So after running these two functions, and starting the interface, a frame will be sent out every 10ms with a new value for the counter, and a new value for the CRC.  In the demo the counter is the first byte of the payload, and the CRC is the last byte in the payload.  The write function just updates the values of the other 6 bytes in the payload.  You can download the source and run it yourself.  I didn't make a package for this and am just uploading a zip with the VIs in it that are needed. Download can be found here.  The only dependency is on LabVIEW 2015 or newer, and you need the XNet drivers installed.

Part 11...

Well who knows when it will be but hopefully my next post will be about CCP and XCP.  I don't have a library written for performing that protocols functions, but I'd find it pretty useful and also might then lead into how to flash ECUs using the CCP/XCP or ISO15765 protocols.  I just don't really have time, or a need for CCP/XCP at the moment.  Still check back in once in a while and feel free to send me comments and suggestions on the NI forums. 

CAN Part 9 - CRCs and Incrementing Counters (Bucket Filling Technique in XNet)

01/21/2018 10:36 PM

As this blog series gets longer these intros become less meaningful.  The intent of the into is to summarize all the information covered in the previous blog posts, but by now we've basically crammed a year or so of practical CAN knowledge into 8 blog posts.  As a result trying to summarize it two sentences really practical.  Just know lots of CAN stuff has been talked about, and this post is going to build on top of the previous knowledge of reading and writing raw CAN frames, as well as the in depth XNet discussed in Part 6.  In this blog post we are going to cover the incrementing counter and CRC that sometimes takes place in automotive communications, as well as ways of satisfying these requirements using hardware timing on XNet devices.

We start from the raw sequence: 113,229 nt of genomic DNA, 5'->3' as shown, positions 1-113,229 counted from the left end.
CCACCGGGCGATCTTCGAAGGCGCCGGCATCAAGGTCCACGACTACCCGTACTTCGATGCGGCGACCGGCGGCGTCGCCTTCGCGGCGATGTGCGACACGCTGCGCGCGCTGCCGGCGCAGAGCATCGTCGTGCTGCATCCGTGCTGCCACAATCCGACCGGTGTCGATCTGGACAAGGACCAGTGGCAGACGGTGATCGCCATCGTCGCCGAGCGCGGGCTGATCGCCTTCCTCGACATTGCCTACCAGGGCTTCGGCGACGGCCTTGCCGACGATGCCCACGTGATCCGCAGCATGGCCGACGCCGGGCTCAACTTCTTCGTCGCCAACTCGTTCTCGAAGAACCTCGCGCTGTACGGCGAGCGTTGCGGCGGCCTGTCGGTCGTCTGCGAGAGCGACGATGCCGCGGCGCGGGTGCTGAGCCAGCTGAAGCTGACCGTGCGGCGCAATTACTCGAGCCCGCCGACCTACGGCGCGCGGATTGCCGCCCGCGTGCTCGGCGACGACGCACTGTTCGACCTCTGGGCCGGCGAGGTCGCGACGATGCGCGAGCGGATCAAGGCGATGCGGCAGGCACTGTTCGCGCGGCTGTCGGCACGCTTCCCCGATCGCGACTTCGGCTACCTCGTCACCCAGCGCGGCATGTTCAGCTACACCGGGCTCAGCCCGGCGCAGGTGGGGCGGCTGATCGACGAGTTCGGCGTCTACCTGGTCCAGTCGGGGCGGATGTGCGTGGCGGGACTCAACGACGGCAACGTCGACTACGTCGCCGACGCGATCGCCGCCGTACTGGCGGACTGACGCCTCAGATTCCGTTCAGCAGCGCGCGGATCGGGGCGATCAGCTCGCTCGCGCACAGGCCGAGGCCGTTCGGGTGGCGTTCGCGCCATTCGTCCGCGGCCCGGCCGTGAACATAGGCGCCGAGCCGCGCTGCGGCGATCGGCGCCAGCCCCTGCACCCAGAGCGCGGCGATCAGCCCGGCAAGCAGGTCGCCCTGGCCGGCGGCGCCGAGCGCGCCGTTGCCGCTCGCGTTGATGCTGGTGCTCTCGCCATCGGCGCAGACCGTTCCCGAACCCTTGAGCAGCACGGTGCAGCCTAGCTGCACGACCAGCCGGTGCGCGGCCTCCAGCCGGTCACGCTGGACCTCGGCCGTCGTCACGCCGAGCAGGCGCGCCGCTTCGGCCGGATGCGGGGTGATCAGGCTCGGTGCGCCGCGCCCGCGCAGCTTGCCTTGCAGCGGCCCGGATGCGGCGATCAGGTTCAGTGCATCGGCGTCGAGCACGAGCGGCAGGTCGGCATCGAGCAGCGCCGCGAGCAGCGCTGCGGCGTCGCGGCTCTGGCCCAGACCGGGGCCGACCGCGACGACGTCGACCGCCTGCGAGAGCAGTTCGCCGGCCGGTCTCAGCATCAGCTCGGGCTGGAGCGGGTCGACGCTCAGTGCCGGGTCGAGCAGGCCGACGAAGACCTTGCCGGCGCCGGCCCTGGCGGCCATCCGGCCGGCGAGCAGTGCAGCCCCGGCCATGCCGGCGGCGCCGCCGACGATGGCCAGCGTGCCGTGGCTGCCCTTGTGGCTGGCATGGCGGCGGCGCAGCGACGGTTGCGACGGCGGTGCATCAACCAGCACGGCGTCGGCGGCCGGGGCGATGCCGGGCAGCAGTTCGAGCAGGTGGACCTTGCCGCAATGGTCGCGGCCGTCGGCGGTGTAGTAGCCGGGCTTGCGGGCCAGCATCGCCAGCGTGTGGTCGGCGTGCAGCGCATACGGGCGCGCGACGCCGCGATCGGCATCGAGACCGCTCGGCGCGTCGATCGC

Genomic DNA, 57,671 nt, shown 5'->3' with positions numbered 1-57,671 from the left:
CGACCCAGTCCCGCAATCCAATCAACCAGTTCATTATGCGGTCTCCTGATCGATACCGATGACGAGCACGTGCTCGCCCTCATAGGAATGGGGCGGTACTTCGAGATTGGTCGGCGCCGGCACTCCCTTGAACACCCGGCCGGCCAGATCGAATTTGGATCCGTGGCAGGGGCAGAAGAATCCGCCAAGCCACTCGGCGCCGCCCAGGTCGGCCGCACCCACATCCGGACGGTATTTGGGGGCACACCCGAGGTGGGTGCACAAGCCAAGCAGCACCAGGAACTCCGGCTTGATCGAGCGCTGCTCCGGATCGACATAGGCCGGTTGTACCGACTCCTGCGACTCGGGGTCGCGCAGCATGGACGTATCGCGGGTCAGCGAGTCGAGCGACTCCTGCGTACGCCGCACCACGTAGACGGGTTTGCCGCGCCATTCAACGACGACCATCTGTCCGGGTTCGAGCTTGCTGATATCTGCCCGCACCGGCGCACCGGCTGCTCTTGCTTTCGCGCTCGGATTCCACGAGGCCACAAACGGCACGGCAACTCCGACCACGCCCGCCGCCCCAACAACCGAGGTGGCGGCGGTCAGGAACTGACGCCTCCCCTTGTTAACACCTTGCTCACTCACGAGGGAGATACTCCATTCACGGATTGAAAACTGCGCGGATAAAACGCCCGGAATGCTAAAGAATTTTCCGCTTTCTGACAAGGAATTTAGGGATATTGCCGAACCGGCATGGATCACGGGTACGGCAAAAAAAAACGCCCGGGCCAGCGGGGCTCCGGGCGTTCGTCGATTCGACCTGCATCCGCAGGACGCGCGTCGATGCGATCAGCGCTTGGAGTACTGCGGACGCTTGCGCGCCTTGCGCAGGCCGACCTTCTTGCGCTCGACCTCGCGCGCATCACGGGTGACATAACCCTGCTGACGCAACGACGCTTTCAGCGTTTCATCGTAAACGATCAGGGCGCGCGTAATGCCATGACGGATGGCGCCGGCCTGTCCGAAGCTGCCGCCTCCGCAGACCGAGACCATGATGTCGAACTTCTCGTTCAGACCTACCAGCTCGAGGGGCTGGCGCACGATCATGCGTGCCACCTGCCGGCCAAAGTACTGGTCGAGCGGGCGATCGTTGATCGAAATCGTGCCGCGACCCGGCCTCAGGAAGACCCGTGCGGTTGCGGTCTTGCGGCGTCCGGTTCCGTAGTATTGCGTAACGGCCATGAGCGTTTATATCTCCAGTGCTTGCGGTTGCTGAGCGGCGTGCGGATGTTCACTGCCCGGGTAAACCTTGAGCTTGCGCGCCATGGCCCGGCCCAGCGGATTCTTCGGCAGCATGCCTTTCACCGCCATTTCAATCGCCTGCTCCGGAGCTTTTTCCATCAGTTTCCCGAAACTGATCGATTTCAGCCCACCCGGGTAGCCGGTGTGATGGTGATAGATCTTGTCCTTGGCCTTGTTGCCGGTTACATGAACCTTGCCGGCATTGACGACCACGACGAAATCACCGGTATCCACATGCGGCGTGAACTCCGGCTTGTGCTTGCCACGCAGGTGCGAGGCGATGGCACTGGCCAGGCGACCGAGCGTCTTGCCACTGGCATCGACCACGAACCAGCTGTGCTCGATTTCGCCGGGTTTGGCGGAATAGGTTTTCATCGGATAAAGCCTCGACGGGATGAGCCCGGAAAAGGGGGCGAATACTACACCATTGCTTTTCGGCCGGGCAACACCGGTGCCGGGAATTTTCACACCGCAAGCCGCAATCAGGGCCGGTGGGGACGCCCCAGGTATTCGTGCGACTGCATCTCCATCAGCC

Incrementing Counters

In automotive based CAN, it is not uncommon to have a rolling counter on some signals in a CAN Frame.  The purpose is to ensure the integrity of data being sent, by incrementing a value with every transmission of the frame.  Then any device on the bus can read all frames being transmitted, and can determine if the device is still talking, and still performing the task of incrementing the counter, which may give some insight into the status of the device.  If a listener on the CAN bus still sees frames coming in, but they are not incrementing, then I can know that some part of the device is still functioning and I might be able to better understand the devices status.  Here is an example of an incrementing counter:

Time 0.000 ID 0x10 Payload: 0x00 00 00 00 00 00 00 00
Time 0.010 ID 0x10 Payload: 0x00 00 00 00 00 00 00 01
Time 0.020 ID 0x10 Payload: 0x00 00 00 00 00 00 00 02
Time 0.030 ID 0x10 Payload: 0x00 00 00 00 FF 00 00 03
Time 0.040 ID 0x10 Payload: 0x00 00 00 00 FF AB 00 00
Time 0.050 ID 0x10 Payload: 0x00 00 00 00 00 AB 00 01
Time 0.060 ID 0x10 Payload: 0x00 00 00 00 FF AB 00 02

Here we see that the last byte in the payload counts from 00 to 03, and then resets back to 00.  The other bytes of the payload may change or they may not, but that last byte must be incrementing every time it is sent, and in our example that is every 10ms.

Being a listener on a CAN bus, and determining if another device is still talking isn't too difficult to do in any API.  For most APIs you can just read all frames, pull out the counter value and compare it to the previous counter value that was read.  For XNet things can be a bit easier since we can perform a buffered read on Signals or on Frames getting all values that have been sitting in the buffer.